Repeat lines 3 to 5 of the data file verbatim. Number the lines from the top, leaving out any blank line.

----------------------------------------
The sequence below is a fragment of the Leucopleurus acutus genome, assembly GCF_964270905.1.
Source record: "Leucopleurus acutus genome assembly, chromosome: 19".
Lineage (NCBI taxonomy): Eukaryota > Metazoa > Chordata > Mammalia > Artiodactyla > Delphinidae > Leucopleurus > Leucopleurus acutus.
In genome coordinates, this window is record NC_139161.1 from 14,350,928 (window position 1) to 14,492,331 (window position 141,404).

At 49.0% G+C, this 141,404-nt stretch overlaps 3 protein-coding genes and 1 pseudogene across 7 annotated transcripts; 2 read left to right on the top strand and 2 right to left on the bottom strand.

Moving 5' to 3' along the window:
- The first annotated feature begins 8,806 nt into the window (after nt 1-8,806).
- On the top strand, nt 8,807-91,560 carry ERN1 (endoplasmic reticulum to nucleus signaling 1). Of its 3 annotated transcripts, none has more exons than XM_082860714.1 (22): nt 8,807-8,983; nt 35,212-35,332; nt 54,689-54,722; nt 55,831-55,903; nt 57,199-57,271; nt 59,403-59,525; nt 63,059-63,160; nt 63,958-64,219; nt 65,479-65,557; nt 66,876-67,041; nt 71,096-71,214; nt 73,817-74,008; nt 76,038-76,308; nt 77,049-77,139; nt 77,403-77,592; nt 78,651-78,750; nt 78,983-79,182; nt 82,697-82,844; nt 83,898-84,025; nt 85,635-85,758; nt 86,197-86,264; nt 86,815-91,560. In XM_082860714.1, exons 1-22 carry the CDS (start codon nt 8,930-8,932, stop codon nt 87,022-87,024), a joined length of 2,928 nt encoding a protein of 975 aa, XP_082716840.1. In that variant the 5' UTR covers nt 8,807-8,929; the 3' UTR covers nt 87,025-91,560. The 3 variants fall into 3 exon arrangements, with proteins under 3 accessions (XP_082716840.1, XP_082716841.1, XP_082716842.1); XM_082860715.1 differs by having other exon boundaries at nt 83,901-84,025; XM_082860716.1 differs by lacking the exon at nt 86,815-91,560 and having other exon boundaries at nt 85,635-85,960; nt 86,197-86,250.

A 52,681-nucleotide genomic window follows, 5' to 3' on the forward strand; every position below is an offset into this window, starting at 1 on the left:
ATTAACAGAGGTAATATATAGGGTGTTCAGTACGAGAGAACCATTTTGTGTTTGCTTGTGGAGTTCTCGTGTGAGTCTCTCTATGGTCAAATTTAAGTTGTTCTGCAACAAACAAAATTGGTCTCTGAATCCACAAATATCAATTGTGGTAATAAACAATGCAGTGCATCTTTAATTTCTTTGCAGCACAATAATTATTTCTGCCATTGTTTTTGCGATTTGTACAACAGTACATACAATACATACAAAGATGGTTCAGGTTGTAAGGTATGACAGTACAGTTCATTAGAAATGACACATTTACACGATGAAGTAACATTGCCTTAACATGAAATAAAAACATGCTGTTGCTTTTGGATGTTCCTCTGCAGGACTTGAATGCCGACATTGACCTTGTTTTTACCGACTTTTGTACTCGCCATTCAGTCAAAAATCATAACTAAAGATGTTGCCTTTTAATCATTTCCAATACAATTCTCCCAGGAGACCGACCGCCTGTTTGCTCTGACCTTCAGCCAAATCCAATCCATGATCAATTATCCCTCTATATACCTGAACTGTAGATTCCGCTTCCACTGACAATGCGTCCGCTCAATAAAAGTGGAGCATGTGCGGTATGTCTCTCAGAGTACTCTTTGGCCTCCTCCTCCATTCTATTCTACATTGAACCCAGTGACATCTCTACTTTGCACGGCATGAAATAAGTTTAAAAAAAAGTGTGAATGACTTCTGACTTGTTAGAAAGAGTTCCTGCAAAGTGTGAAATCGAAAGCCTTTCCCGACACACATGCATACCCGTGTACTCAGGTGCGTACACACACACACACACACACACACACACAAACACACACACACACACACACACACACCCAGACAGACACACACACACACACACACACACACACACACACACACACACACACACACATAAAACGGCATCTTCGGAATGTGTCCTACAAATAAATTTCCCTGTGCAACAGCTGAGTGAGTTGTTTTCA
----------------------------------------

Lineage (NCBI taxonomy): Eukaryota > Metazoa > Chordata > Mammalia > Artiodactyla > Delphinidae > Leucopleurus > Leucopleurus acutus.
In genome coordinates, this window is record NC_139161.1 from 14,350,928 (window position 1) to 14,492,331 (window position 141,404).

At 49.0% G+C, this 141,404-nt stretch overlaps 3 protein-coding genes and 1 pseudogene across 7 annotated transcripts; 2 read left to right on the top strand and 2 right to left on the bottom strand.